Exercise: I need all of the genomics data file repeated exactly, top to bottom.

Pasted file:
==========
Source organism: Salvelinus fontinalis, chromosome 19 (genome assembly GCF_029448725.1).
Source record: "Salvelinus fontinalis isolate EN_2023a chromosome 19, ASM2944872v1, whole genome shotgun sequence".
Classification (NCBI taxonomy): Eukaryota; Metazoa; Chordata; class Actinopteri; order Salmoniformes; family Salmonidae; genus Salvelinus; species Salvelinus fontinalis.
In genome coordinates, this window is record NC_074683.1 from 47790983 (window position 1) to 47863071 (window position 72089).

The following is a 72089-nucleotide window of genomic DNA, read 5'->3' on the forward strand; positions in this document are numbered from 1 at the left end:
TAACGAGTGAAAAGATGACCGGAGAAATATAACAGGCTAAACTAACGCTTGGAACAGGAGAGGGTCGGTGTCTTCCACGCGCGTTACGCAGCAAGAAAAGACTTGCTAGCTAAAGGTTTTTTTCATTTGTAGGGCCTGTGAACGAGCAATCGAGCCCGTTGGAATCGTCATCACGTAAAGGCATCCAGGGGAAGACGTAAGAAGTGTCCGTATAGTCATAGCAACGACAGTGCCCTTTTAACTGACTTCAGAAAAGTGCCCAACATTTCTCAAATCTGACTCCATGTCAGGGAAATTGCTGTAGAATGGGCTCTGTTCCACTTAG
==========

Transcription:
Source organism: Salvelinus fontinalis, chromosome 19 (genome assembly GCF_029448725.1).
Source record: "Salvelinus fontinalis isolate EN_2023a chromosome 19, ASM2944872v1, whole genome shotgun sequence".
Classification (NCBI taxonomy): Eukaryota; Metazoa; Chordata; class Actinopteri; order Salmoniformes; family Salmonidae; genus Salvelinus; species Salvelinus fontinalis.
In genome coordinates, this window is record NC_074683.1 from 47790983 (window position 1) to 47863071 (window position 72089).

The following is a 72089-nucleotide window of genomic DNA, read 5'->3' on the forward strand; positions in this document are numbered from 1 at the left end:
TAACGAGTGAAAAGATGACCGGAGAAATATAACAGGCTAAACTAACGCTTGGAACAGGAGAGGGTCGGTGTCTTCCACGCGCGTTACGCAGCAAGAAAAGACTTGCTAGCTAAAGGTTTTTTTCATTTGTAGGGCCTGTGAACGAGCAATCGAGCCCGTTGGAATCGTCATCACGTAAAGGCATCCAGGGGAAGACGTAAGAAGTGTCCGTATAGTCATAGCAACGACAGTGCCCTTTTAACTGACTTCAGAAAAGTGCCCAACATTTCTCAAATCTGACTCCATGTCAGGGAAATTGCTGTAGAATGGGCTCTGTTCCACTTAG